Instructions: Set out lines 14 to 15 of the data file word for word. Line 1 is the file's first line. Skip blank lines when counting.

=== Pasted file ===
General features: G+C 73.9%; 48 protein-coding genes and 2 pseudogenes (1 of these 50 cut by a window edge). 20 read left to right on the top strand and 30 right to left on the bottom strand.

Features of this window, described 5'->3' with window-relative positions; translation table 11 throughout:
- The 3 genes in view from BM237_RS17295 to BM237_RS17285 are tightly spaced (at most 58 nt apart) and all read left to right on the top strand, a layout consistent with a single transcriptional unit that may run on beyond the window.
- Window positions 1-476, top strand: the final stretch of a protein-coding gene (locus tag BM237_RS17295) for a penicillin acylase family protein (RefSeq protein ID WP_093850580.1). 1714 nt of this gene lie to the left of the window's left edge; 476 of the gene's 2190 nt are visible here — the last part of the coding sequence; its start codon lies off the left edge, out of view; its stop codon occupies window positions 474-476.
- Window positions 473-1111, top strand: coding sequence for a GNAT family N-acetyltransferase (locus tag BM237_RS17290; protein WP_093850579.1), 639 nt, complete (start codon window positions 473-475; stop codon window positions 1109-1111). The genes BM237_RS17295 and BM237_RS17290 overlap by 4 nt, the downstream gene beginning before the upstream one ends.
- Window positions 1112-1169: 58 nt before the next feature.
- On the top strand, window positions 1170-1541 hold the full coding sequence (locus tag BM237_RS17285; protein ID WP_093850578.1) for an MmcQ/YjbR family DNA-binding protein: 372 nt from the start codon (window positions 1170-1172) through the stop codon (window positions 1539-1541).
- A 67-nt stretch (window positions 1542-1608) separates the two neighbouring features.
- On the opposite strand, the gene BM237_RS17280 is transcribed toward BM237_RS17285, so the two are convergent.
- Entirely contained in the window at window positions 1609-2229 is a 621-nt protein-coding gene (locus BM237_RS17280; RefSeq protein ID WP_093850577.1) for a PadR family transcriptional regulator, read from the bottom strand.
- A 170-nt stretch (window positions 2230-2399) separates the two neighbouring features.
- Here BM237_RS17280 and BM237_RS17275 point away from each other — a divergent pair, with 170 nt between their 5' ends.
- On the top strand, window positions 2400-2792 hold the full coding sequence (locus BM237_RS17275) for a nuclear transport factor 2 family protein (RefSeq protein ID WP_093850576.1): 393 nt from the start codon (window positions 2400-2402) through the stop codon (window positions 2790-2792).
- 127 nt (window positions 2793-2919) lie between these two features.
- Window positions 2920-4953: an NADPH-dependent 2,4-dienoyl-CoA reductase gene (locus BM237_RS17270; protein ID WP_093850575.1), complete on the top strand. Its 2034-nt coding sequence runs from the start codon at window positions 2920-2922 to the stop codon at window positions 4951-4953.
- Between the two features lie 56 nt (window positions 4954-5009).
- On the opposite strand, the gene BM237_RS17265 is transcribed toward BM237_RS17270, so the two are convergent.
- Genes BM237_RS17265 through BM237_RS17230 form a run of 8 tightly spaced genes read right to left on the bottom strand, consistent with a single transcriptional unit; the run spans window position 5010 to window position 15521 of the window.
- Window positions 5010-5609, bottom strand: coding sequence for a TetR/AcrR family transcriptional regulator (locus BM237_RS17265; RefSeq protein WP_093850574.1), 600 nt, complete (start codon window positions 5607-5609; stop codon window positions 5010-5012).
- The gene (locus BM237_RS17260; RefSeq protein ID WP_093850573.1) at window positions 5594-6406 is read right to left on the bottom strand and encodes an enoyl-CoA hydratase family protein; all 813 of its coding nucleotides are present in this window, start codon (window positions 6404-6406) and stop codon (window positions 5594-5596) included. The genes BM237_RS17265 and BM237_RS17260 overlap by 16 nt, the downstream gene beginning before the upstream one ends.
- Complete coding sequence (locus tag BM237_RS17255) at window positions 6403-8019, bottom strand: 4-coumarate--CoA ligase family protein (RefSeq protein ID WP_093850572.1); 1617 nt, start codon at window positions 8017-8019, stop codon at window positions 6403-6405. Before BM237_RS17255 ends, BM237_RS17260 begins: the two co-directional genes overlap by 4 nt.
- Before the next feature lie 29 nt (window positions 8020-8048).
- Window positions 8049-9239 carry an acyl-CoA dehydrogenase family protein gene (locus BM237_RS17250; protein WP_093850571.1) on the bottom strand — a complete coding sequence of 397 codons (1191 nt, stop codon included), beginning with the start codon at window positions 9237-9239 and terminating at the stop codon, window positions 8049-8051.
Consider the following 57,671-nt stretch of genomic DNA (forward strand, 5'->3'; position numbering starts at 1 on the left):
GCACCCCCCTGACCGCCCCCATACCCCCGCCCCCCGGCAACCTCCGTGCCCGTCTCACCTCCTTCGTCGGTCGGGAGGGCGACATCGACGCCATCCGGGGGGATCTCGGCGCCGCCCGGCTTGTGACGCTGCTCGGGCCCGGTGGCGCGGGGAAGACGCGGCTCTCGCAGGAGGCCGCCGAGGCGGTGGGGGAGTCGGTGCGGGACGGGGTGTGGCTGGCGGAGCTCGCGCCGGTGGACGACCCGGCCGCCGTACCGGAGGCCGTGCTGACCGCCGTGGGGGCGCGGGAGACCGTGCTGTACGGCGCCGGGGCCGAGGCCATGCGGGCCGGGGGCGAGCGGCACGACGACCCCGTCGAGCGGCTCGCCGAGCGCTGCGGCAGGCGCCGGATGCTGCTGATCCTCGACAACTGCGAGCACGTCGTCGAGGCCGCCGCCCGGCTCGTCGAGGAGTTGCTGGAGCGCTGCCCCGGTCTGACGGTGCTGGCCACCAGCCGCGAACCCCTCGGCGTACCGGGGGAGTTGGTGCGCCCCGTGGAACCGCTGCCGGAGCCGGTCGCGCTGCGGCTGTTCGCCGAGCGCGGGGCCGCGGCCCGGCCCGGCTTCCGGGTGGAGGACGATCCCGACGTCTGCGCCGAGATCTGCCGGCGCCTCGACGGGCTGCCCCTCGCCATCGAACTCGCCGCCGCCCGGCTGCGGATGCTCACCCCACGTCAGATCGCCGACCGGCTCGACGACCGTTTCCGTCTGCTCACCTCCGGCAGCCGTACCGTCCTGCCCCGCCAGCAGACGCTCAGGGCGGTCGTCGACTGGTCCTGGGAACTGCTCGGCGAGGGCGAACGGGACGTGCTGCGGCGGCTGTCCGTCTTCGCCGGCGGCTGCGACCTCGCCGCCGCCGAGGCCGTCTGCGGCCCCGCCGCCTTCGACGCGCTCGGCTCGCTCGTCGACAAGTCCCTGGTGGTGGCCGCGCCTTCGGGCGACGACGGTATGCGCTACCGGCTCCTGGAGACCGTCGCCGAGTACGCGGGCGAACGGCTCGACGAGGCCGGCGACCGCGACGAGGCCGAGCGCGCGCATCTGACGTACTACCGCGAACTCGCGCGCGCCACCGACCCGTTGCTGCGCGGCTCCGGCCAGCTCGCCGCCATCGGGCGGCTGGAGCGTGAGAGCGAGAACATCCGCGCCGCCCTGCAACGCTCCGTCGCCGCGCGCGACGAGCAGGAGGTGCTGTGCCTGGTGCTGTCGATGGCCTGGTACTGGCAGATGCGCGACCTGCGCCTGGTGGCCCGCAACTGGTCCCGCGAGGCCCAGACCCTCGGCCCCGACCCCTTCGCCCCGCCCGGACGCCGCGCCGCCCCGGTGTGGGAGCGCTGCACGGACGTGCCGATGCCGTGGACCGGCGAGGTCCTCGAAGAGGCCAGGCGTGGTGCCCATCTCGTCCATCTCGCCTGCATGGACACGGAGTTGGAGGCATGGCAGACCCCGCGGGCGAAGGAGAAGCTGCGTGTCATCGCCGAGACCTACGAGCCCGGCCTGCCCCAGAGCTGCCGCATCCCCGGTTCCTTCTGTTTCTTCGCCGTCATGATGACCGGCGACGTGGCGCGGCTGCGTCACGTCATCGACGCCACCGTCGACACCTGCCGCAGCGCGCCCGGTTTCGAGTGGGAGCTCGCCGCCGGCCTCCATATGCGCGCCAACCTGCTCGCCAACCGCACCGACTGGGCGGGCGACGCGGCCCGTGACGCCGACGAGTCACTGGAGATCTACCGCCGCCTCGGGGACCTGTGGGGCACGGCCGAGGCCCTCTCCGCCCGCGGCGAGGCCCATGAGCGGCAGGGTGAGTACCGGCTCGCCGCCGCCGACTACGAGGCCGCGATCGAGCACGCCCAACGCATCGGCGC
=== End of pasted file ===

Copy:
- 127 nt (window positions 2793-2919) lie between these two features.
- Window positions 2920-4953: an NADPH-dependent 2,4-dienoyl-CoA reductase gene (locus BM237_RS17270; protein ID WP_093850575.1), complete on the top strand. Its 2034-nt coding sequence runs from the start codon at window positions 2920-2922 to the stop codon at window positions 4951-4953.